Published May 9, 2002
so i had a yearly evaluation with my manager. i mentioned in a previous post that i was getting the feeling that he was among the ranks of rn's who are bitter towards crna's. this is a sticky situation because i plan on getting refrences from him this summer.
so we where talkin about crna's and i mentioned that i was glad we had so many swan ganz patients latley as i need to be more profcient at my hemodynamic montoring and iterpretation. he started saying "well i know crna's need to be able to "fiddle" with that stuff but i know they don't place any of those kind of lines.....
hmmmm i thought; i didn't say anything i just nodded my head.
don't crna's place invasive lines????
i thought that maybe due to fact that it is a teaching hospital that they don't so the residents get some experince at it. for example in my icu the rn's don't pull femoral sheaths just so residents get the feel.
i hope that crna's do subclavian lines, swans, art lines and ij's
This is from the AANA website
CRNA scope of practice includes, but is not limited to the following:
Performing and documenting a pre-anesthetic assessment and evaluation of the patient, including requesting consultations and diagnostic studies; selecting, obtaining, ordering, and administering pre-anesthetic medications and fluids; and obtaining informed consent for anesthesia.
Developing and implementing an anesthetic plan.
Initiating the anesthetic technique which may include: general, regional, local, and sedation.
Selecting, applying, and inserting appropriate non-invasive and invasive monitoring modalities for continuous evaluation of the patient's physical status.
Selecting, obtaining, and administering the anesthetics, adjuvant and accessory drugs, and fluids necessary to manage the anesthetic.
Managing a patient's airway and pulmonary status using current practice modalities.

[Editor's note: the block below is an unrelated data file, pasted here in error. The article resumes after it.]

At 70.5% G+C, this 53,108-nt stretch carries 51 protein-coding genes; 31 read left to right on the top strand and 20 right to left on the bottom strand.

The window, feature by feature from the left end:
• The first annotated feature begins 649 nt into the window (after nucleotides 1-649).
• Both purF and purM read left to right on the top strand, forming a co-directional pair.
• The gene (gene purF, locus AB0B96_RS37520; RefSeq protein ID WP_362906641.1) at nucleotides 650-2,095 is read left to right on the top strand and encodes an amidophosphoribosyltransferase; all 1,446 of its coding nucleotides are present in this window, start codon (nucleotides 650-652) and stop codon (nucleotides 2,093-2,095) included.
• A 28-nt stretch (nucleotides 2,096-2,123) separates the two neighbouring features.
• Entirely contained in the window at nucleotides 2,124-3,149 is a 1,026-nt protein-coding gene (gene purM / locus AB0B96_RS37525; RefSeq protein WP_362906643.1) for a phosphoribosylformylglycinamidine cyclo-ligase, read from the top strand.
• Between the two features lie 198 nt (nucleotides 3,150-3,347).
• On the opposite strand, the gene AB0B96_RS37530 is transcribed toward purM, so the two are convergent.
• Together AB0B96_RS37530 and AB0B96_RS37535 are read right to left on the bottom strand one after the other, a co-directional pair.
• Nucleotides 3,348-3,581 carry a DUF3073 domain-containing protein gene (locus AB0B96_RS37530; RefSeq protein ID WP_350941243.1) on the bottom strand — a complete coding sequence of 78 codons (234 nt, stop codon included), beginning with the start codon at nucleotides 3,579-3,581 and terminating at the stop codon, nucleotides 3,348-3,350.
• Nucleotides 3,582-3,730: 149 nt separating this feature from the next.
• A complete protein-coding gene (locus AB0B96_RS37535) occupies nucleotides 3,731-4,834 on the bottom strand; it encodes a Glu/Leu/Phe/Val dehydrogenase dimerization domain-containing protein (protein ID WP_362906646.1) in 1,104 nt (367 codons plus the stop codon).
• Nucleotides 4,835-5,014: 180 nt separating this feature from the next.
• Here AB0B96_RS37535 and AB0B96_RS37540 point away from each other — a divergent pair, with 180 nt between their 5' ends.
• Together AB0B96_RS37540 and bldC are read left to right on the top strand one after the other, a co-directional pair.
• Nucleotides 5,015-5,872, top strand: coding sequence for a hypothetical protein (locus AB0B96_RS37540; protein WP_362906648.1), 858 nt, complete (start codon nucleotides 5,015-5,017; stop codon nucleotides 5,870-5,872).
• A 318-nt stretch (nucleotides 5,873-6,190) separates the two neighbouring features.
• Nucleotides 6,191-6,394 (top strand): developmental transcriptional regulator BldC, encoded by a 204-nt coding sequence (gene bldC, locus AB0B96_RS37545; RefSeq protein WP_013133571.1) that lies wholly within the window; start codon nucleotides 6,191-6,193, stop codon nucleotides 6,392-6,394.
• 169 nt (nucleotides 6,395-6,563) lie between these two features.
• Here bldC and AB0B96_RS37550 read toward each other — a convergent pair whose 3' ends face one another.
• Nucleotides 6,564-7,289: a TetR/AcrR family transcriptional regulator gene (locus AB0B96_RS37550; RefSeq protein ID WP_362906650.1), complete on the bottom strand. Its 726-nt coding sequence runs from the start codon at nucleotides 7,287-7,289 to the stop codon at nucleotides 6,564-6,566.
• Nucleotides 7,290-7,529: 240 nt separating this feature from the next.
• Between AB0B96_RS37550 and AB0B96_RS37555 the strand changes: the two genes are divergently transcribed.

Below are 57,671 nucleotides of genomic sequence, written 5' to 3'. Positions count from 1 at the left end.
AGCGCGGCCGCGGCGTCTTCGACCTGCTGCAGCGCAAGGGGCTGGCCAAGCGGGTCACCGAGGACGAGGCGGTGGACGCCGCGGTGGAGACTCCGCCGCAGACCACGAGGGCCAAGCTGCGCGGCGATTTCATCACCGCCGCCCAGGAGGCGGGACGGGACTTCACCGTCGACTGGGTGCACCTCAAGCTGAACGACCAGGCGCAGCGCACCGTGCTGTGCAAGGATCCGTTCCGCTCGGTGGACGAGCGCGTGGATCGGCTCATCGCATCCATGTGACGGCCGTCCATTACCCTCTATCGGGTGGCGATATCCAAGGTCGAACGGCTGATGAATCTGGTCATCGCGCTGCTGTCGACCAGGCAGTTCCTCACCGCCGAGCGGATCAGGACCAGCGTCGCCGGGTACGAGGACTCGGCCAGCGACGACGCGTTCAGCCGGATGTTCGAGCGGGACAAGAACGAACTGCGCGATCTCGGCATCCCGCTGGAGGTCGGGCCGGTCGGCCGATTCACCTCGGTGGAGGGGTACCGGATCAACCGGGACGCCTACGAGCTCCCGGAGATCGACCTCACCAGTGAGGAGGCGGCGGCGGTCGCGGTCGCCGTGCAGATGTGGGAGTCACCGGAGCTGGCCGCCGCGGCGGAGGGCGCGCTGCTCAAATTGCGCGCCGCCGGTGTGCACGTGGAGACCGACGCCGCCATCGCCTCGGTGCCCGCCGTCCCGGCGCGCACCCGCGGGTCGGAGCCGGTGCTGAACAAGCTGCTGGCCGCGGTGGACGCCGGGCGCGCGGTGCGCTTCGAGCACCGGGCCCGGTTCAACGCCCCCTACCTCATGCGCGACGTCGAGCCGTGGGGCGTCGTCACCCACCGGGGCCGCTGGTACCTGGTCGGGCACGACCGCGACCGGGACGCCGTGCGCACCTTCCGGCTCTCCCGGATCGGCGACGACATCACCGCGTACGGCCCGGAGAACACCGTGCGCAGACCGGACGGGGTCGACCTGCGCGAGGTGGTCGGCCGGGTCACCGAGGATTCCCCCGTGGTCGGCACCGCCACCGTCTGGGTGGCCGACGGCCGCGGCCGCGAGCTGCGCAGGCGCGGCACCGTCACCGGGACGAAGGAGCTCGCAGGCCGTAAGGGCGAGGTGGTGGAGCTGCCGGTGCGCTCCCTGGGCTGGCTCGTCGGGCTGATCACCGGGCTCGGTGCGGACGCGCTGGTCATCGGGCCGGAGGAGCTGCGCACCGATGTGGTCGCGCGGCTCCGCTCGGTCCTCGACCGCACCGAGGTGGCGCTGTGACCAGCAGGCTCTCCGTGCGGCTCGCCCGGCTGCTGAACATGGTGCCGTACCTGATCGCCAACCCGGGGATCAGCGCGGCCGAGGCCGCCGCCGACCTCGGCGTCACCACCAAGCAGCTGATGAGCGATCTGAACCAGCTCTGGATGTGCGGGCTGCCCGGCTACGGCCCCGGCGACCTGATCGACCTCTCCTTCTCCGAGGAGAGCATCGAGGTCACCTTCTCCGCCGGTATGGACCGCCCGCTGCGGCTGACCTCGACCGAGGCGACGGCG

Facilitating emergence and recovery from anesthesia by selecting, obtaining, ordering and administering medications, fluids, and ventilatory support.
Discharging the patient from a post-anesthesia care area and providing post-anesthesia follow-up evaluation and care.
Implementing acute and chronic pain management modalities.
Responding to emergency situations by providing air-way management, administration of emergency fluids and drugs, and using basic or advanced cardiac life support techniques.
Additional nurse anesthesia responsibilities which are within the expertise of the individual CRNA include:
Administration/management: scheduling, material and supply management, supervision of staff, students or ancillary personnel, development of policies and procedures, fiscal management, performance evaluations, preventative maintenance, billing and data manage- nt.
Quality assessment: data collection, reporting mechanism, trending, compliance, committee meetings, departmental review, problem focused studies, problem solving, interventions, documents and process over- sight.
Educational: clinical and didactic teaching, BCLS/ ACLS instruction, inservice commitment, EMT training, supervision of residents, and facility continuing education.
Research: conducting and participating in departmental, hospital-wide, and university-sponsored research projects.
Committee appointments: assignment to committees, committee responsibilities, and co-ordination of committee activities.
Interdepartmental liaison: interface with other departments such as nursing, surgery, obstetrics, post-anesthesia care units (PACU), outpatient surgery, admissions, administration, laboratory, pharmacy, etc.
Clinical/administrative oversight of other departments: respiratory therapy, PACU, operating room, surgical intensive care unit (SICU), pain clinics, etc.
The functions listed above are a summary of CRNA clinical practice and are not intended to be all-inclusive. A more specific list of CRNA functions and practice parameters is detailed in the AANA Guidelines for Clinical Privileges.
Here is the website:
CRNA's most definitely place central lines, pa catheters, a-lines etc. I will admit that there are hospitals that try to restrict this practice. It has been my experience that it is mainly the anesthesiologist trying to seperate themselves from the CRNA. To prove to others they posses some skill that we don't.
When applying to anesthesia school, make sure you interview the school as well. Get a good idea of whether or not they are going to provide you with adequate training in that area.
When I graduated from anesthesia school, I walked into my first job with ample skill to place central lines, arterial lines etc.. These are technical skills that do not take a medical degree to learn. In fact PA's often place these types of lines as well.
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